- One study found that eating propionate, a preservative that is often added to foods, can increase the risk of obesity and diabetes.
- Propionate is often found in bread, baked goods, canned fruit and chocolates because it inhibits mold growth.
- Current research serves as a good reminder to be vigilant about our eating habits.
An additive you need to know
As part of a healthy lifestyle, you are undoubtedly trying to be careful about what you eat. You are likely to choose a lot of fresh foods and carefully read the labels of all the packaged foods you buy, check the calories, and make sure the item doesn't contain too much sodium, fat, and sugar. However, you may not be reading the ingredient list as carefully, and even if you do, many people do not know the names of the individual additives. And, according to new research, one of these common additives could contribute to health and weight problems.
And if you just cut it out of your diet, you can lose weight and avoid diabetes. Read on to find out how.
Study on propionate preservatives and weight gain
A study conducted at Harvard T.H. The Chan School of Public Health in Boston, Massachusetts found that consuming propionate, a preservative that is often added to foods, can increase the risk of obesity and diabetes. These results are based on an interesting two-pronged study that involved both animal and human subjects to determine the effects of propionate, which is a common ingredient in bread, baked goods, canned fruit, and chocolates (yes, chocolates too) because it helps inhibit the growth of mold.
The first segment of research involved the addition of propionate to the water supplied to mice. Immediately after the mice absorbed the water laced with propionate, the researchers noticed a significant increase in the hormones glucagon and FABP4, which triggered an increase in glucose production in the liver and a corresponding increase in blood insulin levels. Finally, the mice that were exposed to propionate for longer periods of time gained more weight than those who were not given propionate, and they also developed insulin resistance, which may have made them ready for diabetes.
As convincing as these results are, we all know that animal studies in humans often do not lead directly to the same results. For this reason, it is very positive that the researchers also included a human component in this study. For this research segment, 14 adults in overall good health were given a meal, either with a propionate supplement at a dose equal to the amount obtained from eating a processed food meal or a placebo. After they finished eating, blood was drawn and the same hormonal response that occurred in the mice occurred in humans, as did the increase in their blood insulin levels.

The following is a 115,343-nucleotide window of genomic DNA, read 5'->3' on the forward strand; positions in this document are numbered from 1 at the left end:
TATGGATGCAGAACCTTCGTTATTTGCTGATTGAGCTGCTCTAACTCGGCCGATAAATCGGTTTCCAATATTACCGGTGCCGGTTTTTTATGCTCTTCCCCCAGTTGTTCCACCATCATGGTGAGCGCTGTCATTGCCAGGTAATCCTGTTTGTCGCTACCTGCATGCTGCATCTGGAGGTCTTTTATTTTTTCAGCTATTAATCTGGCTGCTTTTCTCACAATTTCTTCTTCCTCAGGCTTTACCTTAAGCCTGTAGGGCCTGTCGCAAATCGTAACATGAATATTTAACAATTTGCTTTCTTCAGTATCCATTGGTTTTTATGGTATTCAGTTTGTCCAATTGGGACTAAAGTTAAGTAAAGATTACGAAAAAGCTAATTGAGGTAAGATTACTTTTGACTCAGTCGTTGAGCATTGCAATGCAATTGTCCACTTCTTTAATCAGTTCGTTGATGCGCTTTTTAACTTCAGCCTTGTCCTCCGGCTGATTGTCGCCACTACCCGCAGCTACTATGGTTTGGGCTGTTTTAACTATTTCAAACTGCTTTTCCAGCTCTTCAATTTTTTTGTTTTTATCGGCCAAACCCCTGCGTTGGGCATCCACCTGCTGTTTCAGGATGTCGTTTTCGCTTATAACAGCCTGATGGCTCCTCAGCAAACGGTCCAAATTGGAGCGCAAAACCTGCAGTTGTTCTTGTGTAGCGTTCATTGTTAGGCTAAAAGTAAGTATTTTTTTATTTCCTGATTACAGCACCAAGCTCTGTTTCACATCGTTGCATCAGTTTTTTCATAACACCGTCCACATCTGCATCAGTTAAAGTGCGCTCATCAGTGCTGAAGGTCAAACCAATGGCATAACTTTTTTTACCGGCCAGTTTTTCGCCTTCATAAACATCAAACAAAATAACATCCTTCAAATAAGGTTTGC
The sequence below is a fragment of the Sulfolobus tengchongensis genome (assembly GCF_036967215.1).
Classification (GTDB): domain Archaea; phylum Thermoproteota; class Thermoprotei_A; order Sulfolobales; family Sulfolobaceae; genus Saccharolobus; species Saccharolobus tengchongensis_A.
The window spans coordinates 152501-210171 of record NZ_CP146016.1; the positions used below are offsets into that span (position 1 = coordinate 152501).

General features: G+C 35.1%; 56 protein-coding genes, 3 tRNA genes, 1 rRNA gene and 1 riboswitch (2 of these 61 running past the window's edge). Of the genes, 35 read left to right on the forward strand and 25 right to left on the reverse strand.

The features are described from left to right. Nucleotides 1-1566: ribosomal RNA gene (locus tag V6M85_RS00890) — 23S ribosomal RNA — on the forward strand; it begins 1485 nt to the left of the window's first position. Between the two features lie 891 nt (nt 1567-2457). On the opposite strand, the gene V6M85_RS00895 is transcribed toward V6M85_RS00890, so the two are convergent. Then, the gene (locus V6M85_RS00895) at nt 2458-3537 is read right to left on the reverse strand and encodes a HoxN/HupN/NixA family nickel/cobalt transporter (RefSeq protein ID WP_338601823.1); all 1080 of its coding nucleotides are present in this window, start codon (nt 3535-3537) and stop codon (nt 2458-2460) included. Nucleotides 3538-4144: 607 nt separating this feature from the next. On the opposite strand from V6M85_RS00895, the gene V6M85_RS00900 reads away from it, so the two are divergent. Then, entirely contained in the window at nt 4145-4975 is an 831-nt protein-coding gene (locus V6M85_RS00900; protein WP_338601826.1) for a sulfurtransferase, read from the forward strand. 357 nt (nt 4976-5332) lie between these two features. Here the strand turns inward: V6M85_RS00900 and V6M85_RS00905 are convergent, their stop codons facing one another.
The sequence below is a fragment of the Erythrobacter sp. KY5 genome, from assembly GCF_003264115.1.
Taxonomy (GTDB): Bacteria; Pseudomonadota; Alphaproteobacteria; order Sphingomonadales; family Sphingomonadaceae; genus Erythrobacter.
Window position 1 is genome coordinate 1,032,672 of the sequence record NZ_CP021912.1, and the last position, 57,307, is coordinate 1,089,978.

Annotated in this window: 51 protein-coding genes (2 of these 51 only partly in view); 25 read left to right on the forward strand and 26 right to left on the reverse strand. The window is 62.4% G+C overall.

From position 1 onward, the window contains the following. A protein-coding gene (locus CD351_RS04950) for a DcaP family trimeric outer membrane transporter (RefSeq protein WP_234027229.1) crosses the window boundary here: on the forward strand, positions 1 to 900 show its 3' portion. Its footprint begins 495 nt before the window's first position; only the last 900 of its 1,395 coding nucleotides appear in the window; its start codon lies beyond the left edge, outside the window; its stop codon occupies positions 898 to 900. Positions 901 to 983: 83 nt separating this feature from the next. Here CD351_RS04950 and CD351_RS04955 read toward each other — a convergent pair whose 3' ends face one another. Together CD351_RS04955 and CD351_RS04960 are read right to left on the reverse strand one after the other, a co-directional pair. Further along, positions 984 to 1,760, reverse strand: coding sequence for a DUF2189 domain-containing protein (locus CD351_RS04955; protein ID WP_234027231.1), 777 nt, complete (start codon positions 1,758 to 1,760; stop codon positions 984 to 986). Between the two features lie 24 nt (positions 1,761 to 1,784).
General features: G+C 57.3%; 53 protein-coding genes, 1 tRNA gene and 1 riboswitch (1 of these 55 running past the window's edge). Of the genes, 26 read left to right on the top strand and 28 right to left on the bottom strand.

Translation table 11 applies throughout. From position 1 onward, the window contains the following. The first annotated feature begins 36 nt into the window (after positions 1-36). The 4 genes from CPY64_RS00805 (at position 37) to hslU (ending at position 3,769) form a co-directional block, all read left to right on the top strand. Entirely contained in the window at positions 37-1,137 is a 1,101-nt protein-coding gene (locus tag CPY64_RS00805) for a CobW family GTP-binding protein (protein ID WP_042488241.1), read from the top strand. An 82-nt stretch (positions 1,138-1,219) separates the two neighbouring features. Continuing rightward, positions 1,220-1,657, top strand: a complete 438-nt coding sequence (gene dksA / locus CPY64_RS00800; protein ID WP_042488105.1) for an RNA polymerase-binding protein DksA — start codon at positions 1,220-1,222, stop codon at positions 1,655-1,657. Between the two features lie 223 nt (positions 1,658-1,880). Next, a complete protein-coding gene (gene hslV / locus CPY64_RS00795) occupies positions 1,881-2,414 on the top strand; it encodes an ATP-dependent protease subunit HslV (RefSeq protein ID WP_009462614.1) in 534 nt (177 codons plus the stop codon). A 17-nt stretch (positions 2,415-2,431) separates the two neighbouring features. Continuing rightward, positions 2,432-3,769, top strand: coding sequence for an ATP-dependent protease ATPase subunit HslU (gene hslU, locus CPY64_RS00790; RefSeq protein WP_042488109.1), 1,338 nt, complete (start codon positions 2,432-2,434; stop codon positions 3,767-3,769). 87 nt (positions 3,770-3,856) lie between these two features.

Weight Gain & Diabetes Results
While the human side of the study was apparently limited by the extremely small size of the population sample, combined with the animal version of the experiment, it provides some solid evidence of the harmful effects of propionate. Obviously, there are a variety of factors that affect weight gain and the development of diabetes, but these results suggest that regular propionate use could be one of them – and an important one.
This is hardly the first time that a food preservative has been linked to health problems. The nitrate preservatives used in processed meats such as bacon and sausage have long been known to be harmful. In fact, a 2010 study at the Harvard School of Public Health showed that people who eat this type of processed meat have a significantly higher risk of developing heart disease and type 2 diabetes.
How do I avoid preservatives?
Ultimately, current research serves as a good reminder to be vigilant about our eating habits. While it's probably not realistic to completely remove every preservative from our diet, we can certainly limit their consumption. It starts with focusing your purchases on the size of the supermarket. In general, fruit and vegetables can be found along these distant walls. Organic poultry with grass feed; Fish; and other fresh products that ideally make up most of your diet.
If you dare to venture inside the aisles, try your best to avoid the electrical current to resist the impulse to buy junk food such as cookies and chips, as well as sugared drinks, and the amount of prepackaged food that you add to your shopping cart , to limit. With today's study, be sure to check the labels of everything you buy for propionate. It can be listed on food labels as calcium propionate and is also known as propanoic acid sodium propionate, calcium salt and calcium propanoate. Deleting it from your diet can be a simple trick to lose weight and avoid diabetes.